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How Maslow’s Needs Theory can drive employee motivation

How Maslow’s Needs Theory can drive employee motivation

Motivating employees remains a relevant and intricate topic many leaders deal with on a daily basis. Employees perform best if they are intrinsically motivated, which means they are interested in the task at hand, and can engross themselves in it. Most companies traditionally use extrinsic motivation factors such as incentives and rewards to stimulate performance, however this creates a gap between what is assumed to motivated staff and their actual needs.

The common factor is that both individuals and companies want to be productive.

Companies are doing their best, but perhaps not enough, to understand what motivates people, with the knowledge that people relate differently to certain stimuli. Then the question of how to motivate people arises, be it through rewards, incentives, praise or feedback. The conscientious manager and leader has most likely read books, done courses, browsed the internet, or experimented with the theories and models that have been developed, without finding one which is the ideal magic fit. This will have made them realise that every theory has an argument for and against it, and reason why it could not work in their team.

Let’s look at a brief historical synopsis of motivation; starting with the ancient Greek philosophers and weaving through the more recent development until the present day.

The Greeks believed that motivation was a hedonic philosophy where we behave in a certain way to forego pain or increase pleasure. In the current world, we refer to this as instant gratification where we either buy or consume things to get an immediate but short-lived feeling of joy, pleasure and happiness. Later, scientists believed motivation to be instinct driven meaning that it’s in our natural DNA to be motivated and pursue goals. Other researchers regarded motivation as reward-based, where our past experiences reinforce our current behaviours. This often arises from our upbringing and previous encounters with motivation which develops our motivational patterns and beliefs. In addition, our social and cultural environment influences our motivation as we want to fit in and follow the trend of other people’s positive behaviour.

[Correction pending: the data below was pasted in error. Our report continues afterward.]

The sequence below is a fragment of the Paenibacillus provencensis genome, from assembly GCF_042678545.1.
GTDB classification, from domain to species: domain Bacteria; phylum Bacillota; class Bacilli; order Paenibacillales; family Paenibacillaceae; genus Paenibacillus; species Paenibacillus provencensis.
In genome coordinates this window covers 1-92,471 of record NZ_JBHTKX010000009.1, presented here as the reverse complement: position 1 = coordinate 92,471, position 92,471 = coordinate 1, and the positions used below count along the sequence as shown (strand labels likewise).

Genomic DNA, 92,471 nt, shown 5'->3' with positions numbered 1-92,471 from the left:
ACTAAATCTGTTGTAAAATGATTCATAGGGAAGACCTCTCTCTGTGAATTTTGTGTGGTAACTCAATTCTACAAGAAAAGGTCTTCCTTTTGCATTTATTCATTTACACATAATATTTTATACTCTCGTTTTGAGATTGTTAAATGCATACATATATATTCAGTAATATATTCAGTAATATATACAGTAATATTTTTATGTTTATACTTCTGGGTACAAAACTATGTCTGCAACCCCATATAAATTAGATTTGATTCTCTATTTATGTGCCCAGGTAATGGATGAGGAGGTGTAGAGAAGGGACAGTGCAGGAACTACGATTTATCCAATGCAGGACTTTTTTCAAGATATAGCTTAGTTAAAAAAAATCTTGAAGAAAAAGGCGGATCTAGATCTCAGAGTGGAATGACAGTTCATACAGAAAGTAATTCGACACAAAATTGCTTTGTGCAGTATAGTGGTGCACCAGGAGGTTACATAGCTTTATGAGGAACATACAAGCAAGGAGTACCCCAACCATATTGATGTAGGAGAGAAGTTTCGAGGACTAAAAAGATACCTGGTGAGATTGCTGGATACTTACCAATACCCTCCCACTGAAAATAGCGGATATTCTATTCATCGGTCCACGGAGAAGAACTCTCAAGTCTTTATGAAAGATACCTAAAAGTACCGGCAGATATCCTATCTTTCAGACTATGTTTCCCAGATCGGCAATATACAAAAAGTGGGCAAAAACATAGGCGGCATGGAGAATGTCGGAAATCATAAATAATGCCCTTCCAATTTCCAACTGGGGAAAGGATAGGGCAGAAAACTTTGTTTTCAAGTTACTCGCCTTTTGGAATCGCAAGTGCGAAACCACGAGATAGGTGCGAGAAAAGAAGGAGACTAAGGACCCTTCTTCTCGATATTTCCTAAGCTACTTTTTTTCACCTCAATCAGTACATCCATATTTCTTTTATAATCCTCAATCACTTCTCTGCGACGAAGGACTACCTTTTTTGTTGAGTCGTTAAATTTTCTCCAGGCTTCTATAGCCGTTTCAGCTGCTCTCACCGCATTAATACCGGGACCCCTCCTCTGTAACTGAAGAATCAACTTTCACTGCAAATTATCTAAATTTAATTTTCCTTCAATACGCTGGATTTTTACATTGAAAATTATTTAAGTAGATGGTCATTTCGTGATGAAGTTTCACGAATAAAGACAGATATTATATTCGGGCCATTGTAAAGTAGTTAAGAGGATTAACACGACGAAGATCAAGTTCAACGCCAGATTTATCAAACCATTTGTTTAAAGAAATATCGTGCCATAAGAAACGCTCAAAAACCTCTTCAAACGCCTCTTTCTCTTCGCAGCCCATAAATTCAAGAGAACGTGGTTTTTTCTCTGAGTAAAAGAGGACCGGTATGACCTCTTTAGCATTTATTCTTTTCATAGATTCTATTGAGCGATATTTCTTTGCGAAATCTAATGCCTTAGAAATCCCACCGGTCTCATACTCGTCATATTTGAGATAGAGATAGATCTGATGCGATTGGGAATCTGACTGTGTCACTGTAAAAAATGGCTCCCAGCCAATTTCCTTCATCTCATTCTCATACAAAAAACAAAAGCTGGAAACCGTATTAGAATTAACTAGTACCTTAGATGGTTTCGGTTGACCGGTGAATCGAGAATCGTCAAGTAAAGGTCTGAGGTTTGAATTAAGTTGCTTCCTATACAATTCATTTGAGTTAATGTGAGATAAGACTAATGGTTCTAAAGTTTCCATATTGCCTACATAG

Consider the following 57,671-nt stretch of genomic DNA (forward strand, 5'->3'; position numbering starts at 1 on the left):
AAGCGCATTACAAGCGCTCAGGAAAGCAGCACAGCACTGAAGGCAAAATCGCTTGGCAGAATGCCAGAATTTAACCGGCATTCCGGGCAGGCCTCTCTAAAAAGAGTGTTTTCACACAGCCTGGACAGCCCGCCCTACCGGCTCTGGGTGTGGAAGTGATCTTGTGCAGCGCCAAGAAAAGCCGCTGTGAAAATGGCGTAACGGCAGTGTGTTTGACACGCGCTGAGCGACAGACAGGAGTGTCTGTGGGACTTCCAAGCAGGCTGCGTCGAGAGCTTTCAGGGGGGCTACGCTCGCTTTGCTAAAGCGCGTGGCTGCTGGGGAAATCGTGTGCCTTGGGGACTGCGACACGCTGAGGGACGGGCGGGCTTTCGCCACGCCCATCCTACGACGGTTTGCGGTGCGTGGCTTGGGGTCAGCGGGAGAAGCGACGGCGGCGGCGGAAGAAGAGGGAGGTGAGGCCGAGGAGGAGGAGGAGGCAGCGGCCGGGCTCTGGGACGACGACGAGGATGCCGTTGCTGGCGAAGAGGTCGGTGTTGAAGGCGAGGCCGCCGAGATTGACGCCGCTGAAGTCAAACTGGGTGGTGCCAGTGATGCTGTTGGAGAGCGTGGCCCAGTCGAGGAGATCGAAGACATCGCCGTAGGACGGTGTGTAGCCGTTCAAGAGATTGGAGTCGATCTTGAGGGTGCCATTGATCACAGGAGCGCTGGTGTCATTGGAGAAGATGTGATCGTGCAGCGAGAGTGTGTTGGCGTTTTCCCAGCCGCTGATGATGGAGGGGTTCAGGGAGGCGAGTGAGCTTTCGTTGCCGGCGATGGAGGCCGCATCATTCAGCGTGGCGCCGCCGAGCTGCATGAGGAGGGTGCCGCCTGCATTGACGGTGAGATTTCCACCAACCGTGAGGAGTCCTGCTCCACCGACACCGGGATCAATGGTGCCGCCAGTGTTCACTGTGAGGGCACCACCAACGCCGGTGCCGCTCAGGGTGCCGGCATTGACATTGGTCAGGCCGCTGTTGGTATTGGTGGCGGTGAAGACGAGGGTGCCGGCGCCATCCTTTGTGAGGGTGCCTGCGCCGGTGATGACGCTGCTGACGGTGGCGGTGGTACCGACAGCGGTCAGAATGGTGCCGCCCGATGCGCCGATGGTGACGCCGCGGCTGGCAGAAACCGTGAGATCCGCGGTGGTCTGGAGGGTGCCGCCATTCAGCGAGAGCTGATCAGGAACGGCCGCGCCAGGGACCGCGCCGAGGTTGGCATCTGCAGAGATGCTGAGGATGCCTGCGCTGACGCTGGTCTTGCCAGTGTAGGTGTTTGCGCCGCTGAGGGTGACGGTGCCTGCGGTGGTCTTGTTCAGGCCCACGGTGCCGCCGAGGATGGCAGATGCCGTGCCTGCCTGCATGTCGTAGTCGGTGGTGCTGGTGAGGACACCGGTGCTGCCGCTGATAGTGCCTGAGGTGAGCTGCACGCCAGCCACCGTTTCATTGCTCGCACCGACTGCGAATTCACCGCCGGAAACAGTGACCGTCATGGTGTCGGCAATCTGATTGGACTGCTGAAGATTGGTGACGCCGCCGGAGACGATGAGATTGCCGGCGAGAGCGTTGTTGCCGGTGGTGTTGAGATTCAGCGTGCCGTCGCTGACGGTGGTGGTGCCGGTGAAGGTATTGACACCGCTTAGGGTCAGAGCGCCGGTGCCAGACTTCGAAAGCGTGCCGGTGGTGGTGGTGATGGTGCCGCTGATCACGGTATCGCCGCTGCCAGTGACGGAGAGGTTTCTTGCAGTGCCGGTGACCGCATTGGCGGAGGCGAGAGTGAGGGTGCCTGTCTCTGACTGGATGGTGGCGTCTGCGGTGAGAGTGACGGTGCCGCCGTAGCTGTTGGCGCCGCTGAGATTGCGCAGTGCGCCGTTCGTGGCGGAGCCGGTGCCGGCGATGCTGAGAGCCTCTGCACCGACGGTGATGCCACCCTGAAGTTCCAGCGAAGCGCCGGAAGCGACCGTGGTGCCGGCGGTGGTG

There is some truth in each of the arguments as to what motivates a person while also highlighting the complexity of motivation. However, all the above theories focus on the individual and not on the company and how its infrastructure could potentially enhance and encourage an employee to be more motivated in their work.

Maslow’s Needs Theory requires little introduction and is the most popular amongst the many management and business motivation theories. Maslow, being a motivational content visionary, was searching for basic factors that explain human behaviour as well as what makes a person take action to accomplish goals. The principle of Maslow’s Needs Theory is based on three factors:

  1. The hierarchical levels are arranged from lowest to highest need.
  2. A person only moves up from one level to the next if the previous level has been satisfied.
  3. Unsatisfied needs stimulate motivation and the desire to fulfil the need.


The Needs Theory is tailored for an individual to satisfy their needs; starting with the basic physical needs and moving up the pyramid until the self-actualisation level.

But what happens if we move from an individual level and overlay Maslow’s Needs Theory into an organisational setting? Would the physical level have to be fulfilled first before we can progress an employee’s motivation to the next level?

Let’s explore what Maslow’s Needs Theory would look like in the life of an employee:


Maslow motivation



Are companies and employees perhaps out of alignment, where the company is focusing on a higher motivation level, with employees’ basic motivation needs not being met? Could this concept be a way forward for leaders and managers to determine what matters to an employee, and ensure that the basic motivation level is met, to shift the employee upwards from there? It may sound far-fetched, but it may close the current motivation gap and provide management with an applied tool with which to experiment.


Five ways to motivate employees

Five ways to motivate employees

A numb form of attention on the task at hand, a loss of commitment to the outcome, and a reduced effort and a drop in productivity. Does this sound familiar?

These are just a few of the characteristics of amotivation – a place where neither internal nor external drivers can push our actions towards reaching a goal. If you or your employees have experienced amotivation or a milder version, you will know that the impact of this can be detrimental to company outcomes and employee well-being.

Poor employee motivation has been associated with reduced productivity, poor outcomes and an increased risk of psychological dysfunction and job dissatisfaction. However, the workplace is a challenging environment for maintaining motivation, as many managers will know.